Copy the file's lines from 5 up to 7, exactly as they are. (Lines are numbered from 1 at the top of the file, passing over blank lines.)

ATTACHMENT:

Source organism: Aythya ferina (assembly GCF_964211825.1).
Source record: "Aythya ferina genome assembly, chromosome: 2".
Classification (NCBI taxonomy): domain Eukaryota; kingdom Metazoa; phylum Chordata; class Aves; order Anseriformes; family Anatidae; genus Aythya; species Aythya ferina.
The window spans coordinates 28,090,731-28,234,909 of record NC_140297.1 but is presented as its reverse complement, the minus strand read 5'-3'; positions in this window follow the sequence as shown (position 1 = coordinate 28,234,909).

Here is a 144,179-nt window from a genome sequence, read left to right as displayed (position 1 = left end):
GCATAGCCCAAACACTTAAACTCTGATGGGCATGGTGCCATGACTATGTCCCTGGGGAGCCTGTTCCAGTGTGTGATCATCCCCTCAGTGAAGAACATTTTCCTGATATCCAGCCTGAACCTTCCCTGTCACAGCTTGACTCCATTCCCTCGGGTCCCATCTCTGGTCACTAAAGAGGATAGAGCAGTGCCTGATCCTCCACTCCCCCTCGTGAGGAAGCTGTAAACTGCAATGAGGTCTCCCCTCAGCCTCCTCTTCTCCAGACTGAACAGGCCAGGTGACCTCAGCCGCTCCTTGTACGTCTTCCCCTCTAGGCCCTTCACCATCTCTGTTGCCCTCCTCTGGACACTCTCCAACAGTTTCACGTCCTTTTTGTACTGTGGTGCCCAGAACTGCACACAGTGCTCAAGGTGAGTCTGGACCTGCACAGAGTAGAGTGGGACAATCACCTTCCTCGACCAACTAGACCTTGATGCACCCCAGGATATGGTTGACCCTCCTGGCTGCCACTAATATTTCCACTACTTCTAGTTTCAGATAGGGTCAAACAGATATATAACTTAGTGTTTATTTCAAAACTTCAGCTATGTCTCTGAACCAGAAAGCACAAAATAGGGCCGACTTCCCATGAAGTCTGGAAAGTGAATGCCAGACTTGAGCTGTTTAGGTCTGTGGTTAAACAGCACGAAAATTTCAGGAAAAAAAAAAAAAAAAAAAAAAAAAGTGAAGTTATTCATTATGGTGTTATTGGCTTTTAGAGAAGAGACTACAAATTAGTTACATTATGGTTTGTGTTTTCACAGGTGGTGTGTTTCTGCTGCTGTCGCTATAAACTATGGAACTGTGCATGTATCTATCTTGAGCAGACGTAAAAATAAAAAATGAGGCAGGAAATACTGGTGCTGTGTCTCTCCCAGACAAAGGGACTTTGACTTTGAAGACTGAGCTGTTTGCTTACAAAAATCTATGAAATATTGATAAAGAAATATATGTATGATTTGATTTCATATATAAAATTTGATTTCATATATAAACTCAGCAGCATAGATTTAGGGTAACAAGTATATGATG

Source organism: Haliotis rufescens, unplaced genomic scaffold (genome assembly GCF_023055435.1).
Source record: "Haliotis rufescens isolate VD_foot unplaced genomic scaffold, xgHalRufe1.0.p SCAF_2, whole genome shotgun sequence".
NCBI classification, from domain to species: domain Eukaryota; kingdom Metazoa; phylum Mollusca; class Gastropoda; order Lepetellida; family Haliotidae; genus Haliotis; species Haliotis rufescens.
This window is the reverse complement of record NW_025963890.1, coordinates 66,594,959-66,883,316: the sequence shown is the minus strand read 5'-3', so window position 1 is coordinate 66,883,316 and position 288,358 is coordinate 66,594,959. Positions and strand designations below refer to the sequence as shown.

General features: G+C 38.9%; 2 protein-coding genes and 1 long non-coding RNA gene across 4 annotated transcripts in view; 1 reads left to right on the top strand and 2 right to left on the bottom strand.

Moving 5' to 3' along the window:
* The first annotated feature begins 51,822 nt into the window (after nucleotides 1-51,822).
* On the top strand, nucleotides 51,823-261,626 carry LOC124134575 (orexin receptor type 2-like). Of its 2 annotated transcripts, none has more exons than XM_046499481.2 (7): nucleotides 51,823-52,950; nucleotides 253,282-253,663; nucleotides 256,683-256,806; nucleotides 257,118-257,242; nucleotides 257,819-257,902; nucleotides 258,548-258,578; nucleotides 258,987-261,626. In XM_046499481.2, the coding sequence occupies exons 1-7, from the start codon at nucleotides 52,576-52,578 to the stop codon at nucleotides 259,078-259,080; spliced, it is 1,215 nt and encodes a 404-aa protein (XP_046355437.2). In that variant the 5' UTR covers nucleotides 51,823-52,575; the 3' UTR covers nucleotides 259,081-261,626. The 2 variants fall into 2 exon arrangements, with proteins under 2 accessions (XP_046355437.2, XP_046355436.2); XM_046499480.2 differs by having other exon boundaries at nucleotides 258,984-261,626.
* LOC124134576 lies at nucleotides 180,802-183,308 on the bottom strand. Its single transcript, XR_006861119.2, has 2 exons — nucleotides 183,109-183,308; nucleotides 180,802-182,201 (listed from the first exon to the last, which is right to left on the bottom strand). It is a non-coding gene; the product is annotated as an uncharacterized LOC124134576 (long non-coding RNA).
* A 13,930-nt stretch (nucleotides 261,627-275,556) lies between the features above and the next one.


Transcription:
Here is a 144,179-nt window from a genome sequence, read left to right as displayed (position 1 = left end):
GCATAGCCCAAACACTTAAACTCTGATGGGCATGGTGCCATGACTATGTCCCTGGGGAGCCTGTTCCAGTGTGTGATCATCCCCTCAGTGAAGAACATTTTCCTGATATCCAGCCTGAACCTTCCCTGTCACAGCTTGACTCCATTCCCTCGGGTCCCATCTCTGGTCACTAAAGAGGATAGAGCAGTGCCTGATCCTCCACTCCCCCTCGTGAGGAAGCTGTAAACTGCAATGAGGTCTCCCCTCAGCCTCCTCTTCTCCAGACTGAACAGGCCAGGTGACCTCAGCCGCTCCTTGTACGTCTTCCCCTCTAGGCCCTTCACCATCTCTGTTGCCCTCCTCTGGACACTCTCCAACAGTTTCACGTCCTTTTTGTACTGTGGTGCCCAGAACTGCACACAGTGCTCAAGGTGAGTCTGGACCTGCACAGAGTAGAGTGGGACAATCACCTTCCTCGACCAACTAGACCTTGATGCACCCCAGGATATGGTTGACCCTCCTGGCTGCCACTAATATTTCCACTACTTCTAGTTTCAGATAGGGTCAAACAGATATATAACTTAGTGTTTATTTCAAAACTTCAGCTATGTCTCTGAACCAGAAAGCACAAAATAGGGCCGACTTCCCATGAAGTCTGGAAAGTGAATGCCAGACTTGAGCTGTTTAGGTCTGTGGTTAAACAGCACGAAAATTTCAGGAAAAAAAAAAAAAAAAAAAAAAAAAGTGAAGTTATTCATTATGGTGTTATTGGCTTTTAGAGAAGAGACTACAAATTAGTTACATTATGGTTTGTGTTTTCACAGGTGGTGTGTTTCTGCTGCTGTCGCTATAAACTATGGAACTGTGCATGTATCTATCTTGAGCAGACGTAAAAATAAAAAATGAGGCAGGAAATACTGGTGCTGTGTCTCTCCCAGACAAAGGGACTTTGACTTTGAAGACTGAGCTGTTTGCTTACAAAAATCTATGAAATATTGATAAAGAAATATATGTATGATTTGATTTCATATATAAAATTTGATTTCATATATAAACTCAGCAGCATAGATTTAGGGTAACAAGTATATGATG

Source organism: Haliotis rufescens, unplaced genomic scaffold (genome assembly GCF_023055435.1).